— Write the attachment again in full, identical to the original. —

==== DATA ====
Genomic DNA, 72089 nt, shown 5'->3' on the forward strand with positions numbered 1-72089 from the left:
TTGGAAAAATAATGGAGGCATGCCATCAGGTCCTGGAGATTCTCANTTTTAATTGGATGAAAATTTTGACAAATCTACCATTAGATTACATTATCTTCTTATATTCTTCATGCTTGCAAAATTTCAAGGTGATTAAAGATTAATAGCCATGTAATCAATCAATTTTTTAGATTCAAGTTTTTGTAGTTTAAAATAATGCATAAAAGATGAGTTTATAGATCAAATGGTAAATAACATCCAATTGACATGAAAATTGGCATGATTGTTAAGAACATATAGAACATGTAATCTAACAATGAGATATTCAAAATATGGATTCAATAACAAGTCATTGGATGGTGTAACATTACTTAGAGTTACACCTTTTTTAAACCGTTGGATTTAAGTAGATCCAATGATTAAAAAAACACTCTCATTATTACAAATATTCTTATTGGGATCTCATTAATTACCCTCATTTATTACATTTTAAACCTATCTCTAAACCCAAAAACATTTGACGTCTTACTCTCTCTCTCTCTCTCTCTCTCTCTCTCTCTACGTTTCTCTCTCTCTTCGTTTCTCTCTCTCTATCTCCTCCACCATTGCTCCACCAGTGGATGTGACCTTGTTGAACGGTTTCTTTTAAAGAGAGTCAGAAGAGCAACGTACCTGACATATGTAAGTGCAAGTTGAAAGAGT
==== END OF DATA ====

Genomic DNA, 72089 nt, shown 5'->3' on the forward strand with positions numbered 1-72089 from the left:
TTGGAAAAATAATGGAGGCATGCCATCAGGTCCTGGAGATTCTCANTTTTAATTGGATGAAAATTTTGACAAATCTACCATTAGATTACATTATCTTCTTATATTCTTCATGCTTGCAAAATTTCAAGGTGATTAAAGATTAATAGCCATGTAATCAATCAATTTTTTAGATTCAAGTTTTTGTAGTTTAAAATAATGCATAAAAGATGAGTTTATAGATCAAATGGTAAATAACATCCAATTGACATGAAAATTGGCATGATTGTTAAGAACATATAGAACATGTAATCTAACAATGAGATATTCAAAATATGGATTCAATAACAAGTCATTGGATGGTGTAACATTACTTAGAGTTACACCTTTTTTAAACCGTTGGATTTAAGTAGATCCAATGATTAAAAAAACACTCTCATTATTACAAATATTCTTATTGGGATCTCATTAATTACCCTCATTTATTACATTTTAAACCTATCTCTAAACCCAAAAACATTTGACGTCTTACTCTCTCTCTCTCTCTCTCTCTCTCTCTCTCTACGTTTCTCTCTCTCTTCGTTTCTCTCTCTCTATCTCCTCCACCATTGCTCCACCAGTGGATGTGACCTTGTTGAACGGTTTCTTTTAAAGAGAGTCAGAAGAGCAACGTACCTGACATATGTAAGTGCAAGTTGAAAGAGT